The prospect of a former gum and candy boss from Italy taking the hot seat at Cadbury would have caused opponents of Kraft’s takeover three years ago to choke on their breakfast biscuits - had the category existed then. But since replacing Nick Bunker in August last year, Maurizio Brusadelli, UK and Ireland president of Mondelez International, reckons the doubters have been forced to eat their words.

Certainly, few companies could match the company’s prolific NPD output since the acquisition completed. Belvita biscuits, Philadelphia cheese spread with Cadbury and Cadbury Dairy Milk containing Kraft stable-mate Oreo cookies - are just a few of the new products to have hit UK shelves in the past two years. This month, they’ll be joined by Cadbury’s Dairy Milk Marvellous Creations. And, says Brusadelli on the brink of the third anniversary of the takeover, there’s plenty more NPD in the pipeline, much of it British.

Although the split from US parent Kraft Foods last year hasn’t been without pain, with the group’s net profits down 2.2% in its 2012 full-year results, the transition has repositioned the UK - its second-biggest market - at the core of its strategy, claims Brusadelli. “You only have to look at what we’ve brought to the market since the takeover,” he says. “There is a new buzz and a new DNA. We don’t want to have lazy marketeers. We want to think as entrepreneurs.”

To underscore its commitment to the UK, the company has already thrown £27m at making Cadbury’s historic Bournville HQ its global chocolate research centre and opened a new lab in Reading. The reason for the big investment in chocolate? It accounts for more than half the UK business by value. Cadbury sales grew 5.1% last year [Nielsen 52 w/e 29 December], with Creme Egg sales soaring 12.6% in the year to 23 February 2013 and the new Cadbury Egg ‘n’ Spoon building £3.79m in sales since its launch in January [Nielsen]. Last year’s launch of Cadbury Dairy Milk Bubbly “revolutionized the tablet market”, adds Brusadelli.

Name: Maurizio Brusadelli
Age: 44
Status: Married with two young children
Education: Graduated from Bocconi University, Milan, with a degree in business and economics.
CV: Joined Kraft Foods Italy in 1993 as a marketer. Held various senior roles in marketing, sales and general management. Promoted to general manager of Kraft Foods Iberia and then president for gum & candy, Kraft Foods Europe. Became UK&I president, Mondelez International, last August.
Hobbies: Watching and playing sport, including sailing. Also collects vintage wrist watches.
Pet hates: Business discussions without clear outcomes… and when his football team Juventus FC is losing.

The numbers are even more impressive for coffee. Sales leapt 12.3% last year [Nielsen 52 w/e 29 December]. Carte Noire grew by 37% and Tassimo, the out of home partnership with Costa and Bosch, grew by more than 27%. Brusadelli says there is “significant headroom” for more growth and predicts that within five years one in five homes in the UK will have a Tassimo.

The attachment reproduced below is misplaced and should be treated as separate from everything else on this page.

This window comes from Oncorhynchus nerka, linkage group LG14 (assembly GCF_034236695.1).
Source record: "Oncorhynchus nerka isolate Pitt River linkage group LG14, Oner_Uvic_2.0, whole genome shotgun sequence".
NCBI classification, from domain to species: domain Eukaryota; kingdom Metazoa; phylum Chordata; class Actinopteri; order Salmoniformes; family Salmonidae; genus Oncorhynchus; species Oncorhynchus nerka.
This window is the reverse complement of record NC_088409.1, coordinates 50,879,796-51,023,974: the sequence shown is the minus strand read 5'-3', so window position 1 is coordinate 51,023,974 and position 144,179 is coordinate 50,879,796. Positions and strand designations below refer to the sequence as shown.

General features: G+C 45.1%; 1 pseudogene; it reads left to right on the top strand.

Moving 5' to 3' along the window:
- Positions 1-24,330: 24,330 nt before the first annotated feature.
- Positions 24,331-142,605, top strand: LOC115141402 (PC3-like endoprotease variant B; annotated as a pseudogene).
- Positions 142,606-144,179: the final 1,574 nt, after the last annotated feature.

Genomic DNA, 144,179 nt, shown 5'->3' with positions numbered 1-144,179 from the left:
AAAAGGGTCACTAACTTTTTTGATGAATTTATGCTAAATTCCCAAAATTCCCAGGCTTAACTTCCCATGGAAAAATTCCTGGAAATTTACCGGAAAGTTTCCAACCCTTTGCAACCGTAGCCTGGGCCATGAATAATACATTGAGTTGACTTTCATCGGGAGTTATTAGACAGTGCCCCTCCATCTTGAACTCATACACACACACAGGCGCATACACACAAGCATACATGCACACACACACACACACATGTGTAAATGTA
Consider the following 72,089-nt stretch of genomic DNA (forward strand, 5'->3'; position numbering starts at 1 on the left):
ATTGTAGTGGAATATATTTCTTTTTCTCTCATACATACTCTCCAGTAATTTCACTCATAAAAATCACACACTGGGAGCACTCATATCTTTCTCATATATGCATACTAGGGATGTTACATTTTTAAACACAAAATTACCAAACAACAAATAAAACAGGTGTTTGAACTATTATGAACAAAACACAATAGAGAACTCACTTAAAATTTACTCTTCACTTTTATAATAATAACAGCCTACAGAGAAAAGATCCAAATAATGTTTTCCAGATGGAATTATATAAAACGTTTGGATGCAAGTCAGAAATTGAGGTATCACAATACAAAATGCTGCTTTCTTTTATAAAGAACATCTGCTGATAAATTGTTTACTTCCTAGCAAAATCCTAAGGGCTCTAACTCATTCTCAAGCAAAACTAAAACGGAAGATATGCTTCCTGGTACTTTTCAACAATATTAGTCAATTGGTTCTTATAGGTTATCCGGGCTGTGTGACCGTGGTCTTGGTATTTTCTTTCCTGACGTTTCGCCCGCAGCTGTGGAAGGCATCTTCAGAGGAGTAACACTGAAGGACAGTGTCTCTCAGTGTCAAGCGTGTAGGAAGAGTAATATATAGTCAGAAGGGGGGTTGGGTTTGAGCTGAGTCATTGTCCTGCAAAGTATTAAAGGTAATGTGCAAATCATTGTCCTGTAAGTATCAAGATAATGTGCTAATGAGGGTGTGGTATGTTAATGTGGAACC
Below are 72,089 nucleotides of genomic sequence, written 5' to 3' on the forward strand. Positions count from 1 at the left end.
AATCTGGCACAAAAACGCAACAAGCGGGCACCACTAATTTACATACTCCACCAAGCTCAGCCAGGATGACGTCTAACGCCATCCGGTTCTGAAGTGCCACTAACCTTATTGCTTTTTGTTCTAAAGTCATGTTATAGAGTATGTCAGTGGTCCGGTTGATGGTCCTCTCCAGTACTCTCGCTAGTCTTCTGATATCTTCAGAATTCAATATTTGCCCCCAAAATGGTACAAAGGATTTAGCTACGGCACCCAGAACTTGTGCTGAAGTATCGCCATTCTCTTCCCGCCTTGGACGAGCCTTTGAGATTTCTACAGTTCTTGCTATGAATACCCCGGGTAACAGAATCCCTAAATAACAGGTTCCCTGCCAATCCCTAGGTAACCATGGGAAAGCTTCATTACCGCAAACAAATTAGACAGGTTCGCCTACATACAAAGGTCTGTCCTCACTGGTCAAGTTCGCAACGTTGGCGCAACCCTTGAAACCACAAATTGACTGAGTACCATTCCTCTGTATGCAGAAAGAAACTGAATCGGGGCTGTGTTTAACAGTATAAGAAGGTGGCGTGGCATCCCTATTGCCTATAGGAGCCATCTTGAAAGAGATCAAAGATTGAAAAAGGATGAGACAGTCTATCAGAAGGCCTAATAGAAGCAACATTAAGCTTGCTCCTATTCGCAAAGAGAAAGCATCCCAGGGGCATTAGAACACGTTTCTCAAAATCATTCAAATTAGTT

Meanwhile, Belvita has proved so successful in the UK - with value sales up 72% [Nielsen 52 w/e 29 December] - that Mondelez is opening a new production line in Sheffield. “We persuaded the British to have biscuits at breakfast,” smiles Brusadelli. “At the beginning, everyone was laughing at us, but it’s now a £50m brand. The new production line in Sheffield is very exciting because normally new plants are happening in eastern Europe and the developing markets. I think it’s symbolic.”

So too was Mondelez’s sponsorship of the Olympics, he argues. “The Olympics were magic. They were magic for London, magic for the UK and for our company.”

With a massive marketing spend and in-store activation, Mondelez also brought an army of 1,300 purple-shirted volunteers to the Games - including Brusadelli and Kraft boss Irene Rosenfeld who infamously failed to turn up for MPs’ inquiry into the merger, but did manage to make it to London 2012. “Her message was that the UK business is vital for this company,” he says. “The Olympics were a big bet and were a catalyst to create new opportunities with retailers with all the activity around the events. We now want to turn that into long term partnerships.”

To that end, Mondelez is working with retailers to innovate the snacking category and make fixtures look less “old fashioned”, he reveals. “There is a real opportunity to make stores more attractive and we are looking to work with them,” he says, adding that as part of Joyville marketing campaign, the company is planning a ‘Day of Joy’ event later this year that will involve in-store theatre around a range of products.

None of this is likely to detract from concerns over the healthiness - or unhealthiness - of many of Mondelez’s biggest selling lines, however. As well as having to contend with its Belvita’s slow release energy claims being disputed, the company has missed around half of its salt reduction targets this year, despite last year’s launch of a 25% reduced salt Dairylea.

Brusadelli claims product innovation, including smaller packs, will go part of the way to addressing these concerns, but says health lobby calls for taxes of on HFSS foods miss the need for a longer term education. “In Italy we eat of a lot of pasta, kilos and kilos of cheese but it’s our lifestyle that enables us to keep in shape,” he says.

Mondelez is not about to follow Coke down the anti-obesity campaigning road. Where it would like to emulate the soft drinks giant, however, is in making its brands feel national rather than international. It obviously has a headstart with Cadbury and Brusadelli is adamant that its American ownership will not dilute its Britishness. “It doesn’t matter whether the owner is British or American or whether the MD is an Italian, the result is the same,” he says. “We are investing in this country.” Time will tell what the return on that investment is in terms of continued consumer loyalty.